Leqembi stops this neurodegenerative process from happening by reducing the number of amyloid-beta plaques in the brain. As an antibody, Leqembi hunts down the beta-amyloid protein. Once found, it tags the protein which tells the immune system that it needs to be removed from the body immediately. The decrease in amyloid plaques is expected to slow down disease progression and delay cognitive impairments, which could add up to extra time patients can spend with their loved ones.
The drug is a liquid administered as an intravenous infusion. The recommended dosage is 10 mg/kg delivered for one hour once every two weeks. The dosage can change depending on the amyloid-beta plaques in the brain.
What evidence convinced the FDA to approve Leqembi?
Strong results from a phase 3 clinical trial testing the effectiveness of Leqembi convinced the FDA that the antibody is capable of preserving cognition in people with Alzheimer’s.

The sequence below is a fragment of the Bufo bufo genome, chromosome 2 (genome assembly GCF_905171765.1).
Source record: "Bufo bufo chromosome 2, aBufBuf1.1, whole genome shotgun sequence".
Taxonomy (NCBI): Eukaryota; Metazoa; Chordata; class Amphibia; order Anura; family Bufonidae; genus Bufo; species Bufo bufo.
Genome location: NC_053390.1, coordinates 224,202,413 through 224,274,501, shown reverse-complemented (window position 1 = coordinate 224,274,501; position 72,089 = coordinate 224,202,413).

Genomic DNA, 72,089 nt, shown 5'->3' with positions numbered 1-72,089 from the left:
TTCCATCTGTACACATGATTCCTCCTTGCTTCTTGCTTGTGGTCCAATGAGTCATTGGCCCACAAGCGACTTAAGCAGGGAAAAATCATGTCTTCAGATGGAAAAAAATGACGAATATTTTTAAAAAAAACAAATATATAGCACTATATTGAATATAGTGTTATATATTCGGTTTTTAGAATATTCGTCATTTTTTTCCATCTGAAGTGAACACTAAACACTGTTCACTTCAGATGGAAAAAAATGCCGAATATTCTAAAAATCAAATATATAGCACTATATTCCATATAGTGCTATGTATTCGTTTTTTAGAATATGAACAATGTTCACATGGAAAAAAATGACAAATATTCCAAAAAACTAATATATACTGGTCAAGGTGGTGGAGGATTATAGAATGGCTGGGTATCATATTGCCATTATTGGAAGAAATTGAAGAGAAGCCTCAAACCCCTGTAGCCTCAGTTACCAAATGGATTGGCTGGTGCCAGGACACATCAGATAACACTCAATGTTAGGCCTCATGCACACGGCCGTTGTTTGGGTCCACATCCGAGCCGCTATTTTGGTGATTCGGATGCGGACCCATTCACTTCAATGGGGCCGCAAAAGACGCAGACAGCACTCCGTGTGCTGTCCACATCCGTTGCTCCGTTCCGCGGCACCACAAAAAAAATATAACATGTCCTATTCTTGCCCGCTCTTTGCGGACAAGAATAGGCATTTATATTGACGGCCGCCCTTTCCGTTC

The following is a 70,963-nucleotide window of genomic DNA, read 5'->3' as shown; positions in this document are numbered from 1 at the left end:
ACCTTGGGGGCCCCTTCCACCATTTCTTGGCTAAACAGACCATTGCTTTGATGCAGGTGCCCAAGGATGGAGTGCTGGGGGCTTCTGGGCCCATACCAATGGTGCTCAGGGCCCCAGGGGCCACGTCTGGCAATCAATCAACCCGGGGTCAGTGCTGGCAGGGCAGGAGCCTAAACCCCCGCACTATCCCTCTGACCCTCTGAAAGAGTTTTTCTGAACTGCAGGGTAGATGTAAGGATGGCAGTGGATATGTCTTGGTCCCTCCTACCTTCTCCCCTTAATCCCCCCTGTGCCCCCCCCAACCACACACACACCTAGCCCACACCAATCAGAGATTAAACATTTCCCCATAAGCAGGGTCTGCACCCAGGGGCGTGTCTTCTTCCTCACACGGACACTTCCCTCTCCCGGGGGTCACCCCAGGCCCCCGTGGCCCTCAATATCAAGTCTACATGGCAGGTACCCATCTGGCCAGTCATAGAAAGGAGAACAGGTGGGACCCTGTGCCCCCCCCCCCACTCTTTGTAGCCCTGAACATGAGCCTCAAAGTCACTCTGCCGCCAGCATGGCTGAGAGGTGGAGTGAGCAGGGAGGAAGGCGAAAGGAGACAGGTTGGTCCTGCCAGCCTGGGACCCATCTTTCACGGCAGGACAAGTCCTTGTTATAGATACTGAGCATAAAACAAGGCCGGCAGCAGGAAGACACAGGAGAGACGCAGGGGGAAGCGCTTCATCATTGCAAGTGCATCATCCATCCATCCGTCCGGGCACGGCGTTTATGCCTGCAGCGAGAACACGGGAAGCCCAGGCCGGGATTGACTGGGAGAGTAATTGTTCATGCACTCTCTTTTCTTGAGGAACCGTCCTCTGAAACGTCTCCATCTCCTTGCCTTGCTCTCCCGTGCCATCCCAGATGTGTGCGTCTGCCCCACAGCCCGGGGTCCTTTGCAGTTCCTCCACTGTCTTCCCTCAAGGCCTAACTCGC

The Study 301 (CLARITY AD) trial enrolled 1,795 people between 50 to 90 years of age with early Alzheimer’s (defined as mild cognitive impairment or mild dementia) with brain scans showing signs of amyloid-beta plaques in the brain. Each person was randomly selected to receive either 10 mg/kg of Leqembi once every two weeks or a placebo.
People taking Leqembi showed less signs of amyloid-beta plaques which corresponded with a significant decrease in cognitive impairment compared to the group who did not take the antibody. After 18 months, the researchers observed the Leqembi group slowed down their progression to Alzheimer’s by 27 percent.
“Today’s action is the first verification that a drug targeting the underlying disease process of Alzheimer’s disease has shown clinical benefit in this devastating disease,” Teresa Buracchio, the acting director of the Office of Neuroscience in the FDA’s Center for Drug Evaluation and Research, said in a FDA press release. “This confirmatory study verified that it is a safe and effective treatment for patients with Alzheimer’s disease.”
Is Leqembi better than Aduhelm?
The drug news comes two years after the FDA gave approval to another Alzheimer’s drug called Aduhelm. The drug is supposed to slow cognitive decline by stimulating the immune system to clear out amyloid-beta plaques. However, the evidence surrounding its effectiveness has been called into question which prompted Medicare to refuse coverage of the controversial drug, leaving people with little means to afford the $28,000 price tag.